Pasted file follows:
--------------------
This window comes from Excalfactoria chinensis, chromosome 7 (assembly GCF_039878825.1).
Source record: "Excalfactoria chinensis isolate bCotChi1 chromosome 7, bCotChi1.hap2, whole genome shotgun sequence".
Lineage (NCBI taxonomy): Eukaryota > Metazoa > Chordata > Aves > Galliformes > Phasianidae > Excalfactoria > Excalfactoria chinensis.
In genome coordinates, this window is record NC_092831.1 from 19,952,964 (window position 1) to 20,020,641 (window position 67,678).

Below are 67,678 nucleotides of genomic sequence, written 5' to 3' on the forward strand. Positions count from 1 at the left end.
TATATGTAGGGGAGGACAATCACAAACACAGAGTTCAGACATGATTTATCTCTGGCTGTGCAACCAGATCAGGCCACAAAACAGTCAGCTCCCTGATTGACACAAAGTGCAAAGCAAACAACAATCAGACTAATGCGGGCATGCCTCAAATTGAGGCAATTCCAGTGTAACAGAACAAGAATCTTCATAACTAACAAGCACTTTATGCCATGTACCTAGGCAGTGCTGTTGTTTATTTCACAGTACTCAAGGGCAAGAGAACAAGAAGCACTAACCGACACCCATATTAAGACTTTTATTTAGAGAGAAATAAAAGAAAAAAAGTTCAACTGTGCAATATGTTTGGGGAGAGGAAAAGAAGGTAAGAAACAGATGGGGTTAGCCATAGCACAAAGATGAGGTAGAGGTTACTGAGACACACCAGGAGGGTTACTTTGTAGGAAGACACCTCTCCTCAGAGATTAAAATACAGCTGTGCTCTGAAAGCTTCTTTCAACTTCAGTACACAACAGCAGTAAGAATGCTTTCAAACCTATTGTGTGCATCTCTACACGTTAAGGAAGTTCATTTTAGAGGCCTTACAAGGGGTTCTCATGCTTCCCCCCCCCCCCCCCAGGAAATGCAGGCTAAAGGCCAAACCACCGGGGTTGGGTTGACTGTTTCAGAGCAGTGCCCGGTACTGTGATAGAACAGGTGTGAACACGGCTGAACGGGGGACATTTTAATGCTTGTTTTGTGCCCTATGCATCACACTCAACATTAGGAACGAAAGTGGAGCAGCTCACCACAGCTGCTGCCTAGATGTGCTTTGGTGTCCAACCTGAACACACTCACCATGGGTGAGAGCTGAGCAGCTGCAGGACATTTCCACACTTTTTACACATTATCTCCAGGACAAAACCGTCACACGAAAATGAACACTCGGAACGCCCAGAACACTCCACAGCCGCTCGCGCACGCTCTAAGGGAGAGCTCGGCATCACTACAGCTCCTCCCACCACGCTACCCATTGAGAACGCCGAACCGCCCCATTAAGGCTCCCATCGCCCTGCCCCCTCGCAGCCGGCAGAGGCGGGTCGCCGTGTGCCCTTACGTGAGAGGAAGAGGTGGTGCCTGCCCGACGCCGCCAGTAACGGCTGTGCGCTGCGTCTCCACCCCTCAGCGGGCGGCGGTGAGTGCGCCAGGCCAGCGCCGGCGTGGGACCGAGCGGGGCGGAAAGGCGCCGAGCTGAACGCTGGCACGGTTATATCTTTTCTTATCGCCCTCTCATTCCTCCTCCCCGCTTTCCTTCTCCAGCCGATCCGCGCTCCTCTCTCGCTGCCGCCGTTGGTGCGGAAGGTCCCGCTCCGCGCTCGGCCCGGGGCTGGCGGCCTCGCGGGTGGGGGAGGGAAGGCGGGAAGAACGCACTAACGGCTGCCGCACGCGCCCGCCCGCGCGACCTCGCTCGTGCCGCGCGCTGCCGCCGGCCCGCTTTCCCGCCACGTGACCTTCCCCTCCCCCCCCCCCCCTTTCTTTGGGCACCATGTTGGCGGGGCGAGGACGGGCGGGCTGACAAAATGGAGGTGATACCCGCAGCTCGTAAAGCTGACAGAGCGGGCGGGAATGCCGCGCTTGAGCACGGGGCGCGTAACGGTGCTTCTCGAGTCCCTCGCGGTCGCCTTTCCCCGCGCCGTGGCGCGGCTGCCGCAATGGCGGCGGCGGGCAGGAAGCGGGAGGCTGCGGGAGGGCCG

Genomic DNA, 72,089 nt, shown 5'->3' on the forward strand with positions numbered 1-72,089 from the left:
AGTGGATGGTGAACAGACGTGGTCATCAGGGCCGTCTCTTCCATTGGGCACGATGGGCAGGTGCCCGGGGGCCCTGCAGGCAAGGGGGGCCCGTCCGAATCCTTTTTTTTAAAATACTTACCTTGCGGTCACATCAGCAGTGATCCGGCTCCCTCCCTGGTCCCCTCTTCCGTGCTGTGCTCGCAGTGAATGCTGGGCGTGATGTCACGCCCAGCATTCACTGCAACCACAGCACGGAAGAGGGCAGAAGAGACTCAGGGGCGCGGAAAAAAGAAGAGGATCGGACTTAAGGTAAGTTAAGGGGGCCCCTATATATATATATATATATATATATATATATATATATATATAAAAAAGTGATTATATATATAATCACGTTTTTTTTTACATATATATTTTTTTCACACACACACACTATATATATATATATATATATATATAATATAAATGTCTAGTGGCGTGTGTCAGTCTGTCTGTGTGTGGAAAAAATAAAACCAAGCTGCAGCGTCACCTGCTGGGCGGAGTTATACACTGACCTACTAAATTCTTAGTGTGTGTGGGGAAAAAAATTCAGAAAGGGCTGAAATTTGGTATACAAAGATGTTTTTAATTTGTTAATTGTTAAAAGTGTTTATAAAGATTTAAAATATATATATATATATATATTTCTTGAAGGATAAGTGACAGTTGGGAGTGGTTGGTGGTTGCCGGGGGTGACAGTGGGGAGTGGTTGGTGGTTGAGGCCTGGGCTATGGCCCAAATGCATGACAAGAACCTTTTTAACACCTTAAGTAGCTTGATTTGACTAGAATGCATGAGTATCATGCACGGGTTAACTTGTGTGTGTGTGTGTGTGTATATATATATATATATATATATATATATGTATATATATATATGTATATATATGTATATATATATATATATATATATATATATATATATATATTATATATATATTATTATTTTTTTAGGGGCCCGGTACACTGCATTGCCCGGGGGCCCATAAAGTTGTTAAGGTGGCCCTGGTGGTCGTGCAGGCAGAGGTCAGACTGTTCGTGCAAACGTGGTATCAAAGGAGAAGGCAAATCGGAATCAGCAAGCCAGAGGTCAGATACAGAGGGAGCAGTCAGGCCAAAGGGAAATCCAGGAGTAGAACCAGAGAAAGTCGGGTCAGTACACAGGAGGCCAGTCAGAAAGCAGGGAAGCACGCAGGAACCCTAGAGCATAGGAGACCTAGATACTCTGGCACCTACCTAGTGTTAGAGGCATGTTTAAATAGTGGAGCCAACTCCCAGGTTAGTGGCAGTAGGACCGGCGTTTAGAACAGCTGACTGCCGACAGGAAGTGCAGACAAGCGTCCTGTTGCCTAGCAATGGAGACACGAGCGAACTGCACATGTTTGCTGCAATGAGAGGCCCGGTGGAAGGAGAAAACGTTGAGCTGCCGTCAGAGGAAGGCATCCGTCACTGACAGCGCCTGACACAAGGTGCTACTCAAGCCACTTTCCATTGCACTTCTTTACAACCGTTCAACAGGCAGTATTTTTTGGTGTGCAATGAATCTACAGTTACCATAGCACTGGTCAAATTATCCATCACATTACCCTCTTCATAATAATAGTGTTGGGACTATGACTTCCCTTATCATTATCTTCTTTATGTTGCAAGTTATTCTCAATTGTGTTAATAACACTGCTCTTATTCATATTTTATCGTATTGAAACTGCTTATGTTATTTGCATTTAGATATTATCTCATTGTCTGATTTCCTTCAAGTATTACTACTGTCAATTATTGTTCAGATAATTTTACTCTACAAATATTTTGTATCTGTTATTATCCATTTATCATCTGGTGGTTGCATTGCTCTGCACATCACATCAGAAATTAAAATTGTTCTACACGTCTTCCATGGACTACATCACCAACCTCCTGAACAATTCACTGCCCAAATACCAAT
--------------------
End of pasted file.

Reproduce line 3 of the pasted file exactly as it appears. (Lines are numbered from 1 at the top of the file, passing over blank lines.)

Lineage (NCBI taxonomy): Eukaryota > Metazoa > Chordata > Aves > Galliformes > Phasianidae > Excalfactoria > Excalfactoria chinensis.